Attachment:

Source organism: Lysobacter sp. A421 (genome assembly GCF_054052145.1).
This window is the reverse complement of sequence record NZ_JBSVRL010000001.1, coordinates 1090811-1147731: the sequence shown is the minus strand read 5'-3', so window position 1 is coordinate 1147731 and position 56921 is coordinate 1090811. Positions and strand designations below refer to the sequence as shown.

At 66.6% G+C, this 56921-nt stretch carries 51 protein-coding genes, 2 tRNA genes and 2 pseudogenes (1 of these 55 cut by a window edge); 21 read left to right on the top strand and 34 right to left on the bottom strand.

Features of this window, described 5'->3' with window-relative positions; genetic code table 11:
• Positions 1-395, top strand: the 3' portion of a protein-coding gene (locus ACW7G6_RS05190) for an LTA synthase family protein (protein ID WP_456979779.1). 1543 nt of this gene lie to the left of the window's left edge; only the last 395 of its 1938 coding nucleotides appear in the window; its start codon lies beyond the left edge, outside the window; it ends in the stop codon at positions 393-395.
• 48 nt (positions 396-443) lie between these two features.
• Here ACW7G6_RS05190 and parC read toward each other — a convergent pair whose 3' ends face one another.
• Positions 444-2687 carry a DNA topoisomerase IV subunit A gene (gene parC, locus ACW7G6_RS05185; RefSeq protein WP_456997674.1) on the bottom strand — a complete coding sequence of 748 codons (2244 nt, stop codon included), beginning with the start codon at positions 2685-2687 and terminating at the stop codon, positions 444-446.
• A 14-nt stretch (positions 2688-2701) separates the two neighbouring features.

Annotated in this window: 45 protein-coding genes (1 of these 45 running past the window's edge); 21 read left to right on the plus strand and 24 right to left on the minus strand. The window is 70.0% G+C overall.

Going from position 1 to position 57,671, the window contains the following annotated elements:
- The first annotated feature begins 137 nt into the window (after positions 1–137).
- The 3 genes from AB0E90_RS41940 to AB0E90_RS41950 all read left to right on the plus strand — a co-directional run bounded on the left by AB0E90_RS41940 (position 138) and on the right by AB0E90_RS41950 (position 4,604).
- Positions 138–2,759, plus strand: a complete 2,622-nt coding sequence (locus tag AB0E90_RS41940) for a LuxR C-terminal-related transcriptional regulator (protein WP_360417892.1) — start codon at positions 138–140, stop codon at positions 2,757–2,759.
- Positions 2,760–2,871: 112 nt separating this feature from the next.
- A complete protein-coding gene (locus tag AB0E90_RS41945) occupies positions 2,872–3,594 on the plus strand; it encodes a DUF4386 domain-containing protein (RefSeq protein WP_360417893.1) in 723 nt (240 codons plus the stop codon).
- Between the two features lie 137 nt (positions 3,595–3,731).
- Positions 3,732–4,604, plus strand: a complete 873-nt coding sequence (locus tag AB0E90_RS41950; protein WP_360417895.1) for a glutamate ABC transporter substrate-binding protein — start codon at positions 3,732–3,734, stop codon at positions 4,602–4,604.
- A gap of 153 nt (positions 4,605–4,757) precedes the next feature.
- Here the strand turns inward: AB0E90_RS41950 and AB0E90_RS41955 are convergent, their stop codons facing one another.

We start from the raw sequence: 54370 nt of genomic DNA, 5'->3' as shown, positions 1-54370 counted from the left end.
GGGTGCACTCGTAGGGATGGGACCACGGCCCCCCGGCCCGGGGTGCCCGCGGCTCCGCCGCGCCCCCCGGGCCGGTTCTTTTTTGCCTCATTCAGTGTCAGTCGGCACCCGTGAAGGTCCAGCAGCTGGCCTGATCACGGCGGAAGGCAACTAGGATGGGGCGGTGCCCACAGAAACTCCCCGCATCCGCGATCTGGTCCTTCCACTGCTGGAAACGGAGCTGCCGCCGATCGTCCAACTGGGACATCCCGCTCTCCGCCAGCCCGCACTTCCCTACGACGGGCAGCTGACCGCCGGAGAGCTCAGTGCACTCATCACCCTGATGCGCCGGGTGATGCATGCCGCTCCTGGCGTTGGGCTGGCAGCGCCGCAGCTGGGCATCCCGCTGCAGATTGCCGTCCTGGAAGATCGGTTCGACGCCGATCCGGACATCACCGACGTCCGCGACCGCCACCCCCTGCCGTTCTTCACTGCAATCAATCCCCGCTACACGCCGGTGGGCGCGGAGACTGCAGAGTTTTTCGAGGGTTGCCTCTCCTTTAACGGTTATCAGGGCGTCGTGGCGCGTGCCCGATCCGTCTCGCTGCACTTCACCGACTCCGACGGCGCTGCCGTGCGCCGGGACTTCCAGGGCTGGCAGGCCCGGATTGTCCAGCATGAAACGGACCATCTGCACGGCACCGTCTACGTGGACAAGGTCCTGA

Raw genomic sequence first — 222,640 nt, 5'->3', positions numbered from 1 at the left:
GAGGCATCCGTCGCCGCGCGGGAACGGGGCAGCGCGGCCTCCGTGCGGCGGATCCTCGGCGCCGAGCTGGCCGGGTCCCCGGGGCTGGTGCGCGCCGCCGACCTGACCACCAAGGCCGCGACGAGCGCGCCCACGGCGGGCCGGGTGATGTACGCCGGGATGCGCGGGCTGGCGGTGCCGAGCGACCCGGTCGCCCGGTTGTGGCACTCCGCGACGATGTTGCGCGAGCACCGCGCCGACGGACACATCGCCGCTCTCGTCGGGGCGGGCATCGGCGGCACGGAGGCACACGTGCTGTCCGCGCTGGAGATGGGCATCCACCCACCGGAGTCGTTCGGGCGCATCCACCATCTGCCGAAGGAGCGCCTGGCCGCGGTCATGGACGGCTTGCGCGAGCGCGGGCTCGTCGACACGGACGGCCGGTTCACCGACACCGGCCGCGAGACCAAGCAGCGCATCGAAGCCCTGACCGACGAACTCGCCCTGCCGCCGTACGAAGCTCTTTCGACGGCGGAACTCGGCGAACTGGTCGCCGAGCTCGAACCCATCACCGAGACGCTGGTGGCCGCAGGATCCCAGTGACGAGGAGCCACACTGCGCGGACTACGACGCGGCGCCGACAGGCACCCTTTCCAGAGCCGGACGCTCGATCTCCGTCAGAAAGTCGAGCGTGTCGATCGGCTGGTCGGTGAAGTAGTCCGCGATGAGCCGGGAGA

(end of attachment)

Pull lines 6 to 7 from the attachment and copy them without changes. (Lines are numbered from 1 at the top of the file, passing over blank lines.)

• 48 nt (positions 396-443) lie between these two features.
• Here ACW7G6_RS05190 and parC read toward each other — a convergent pair whose 3' ends face one another.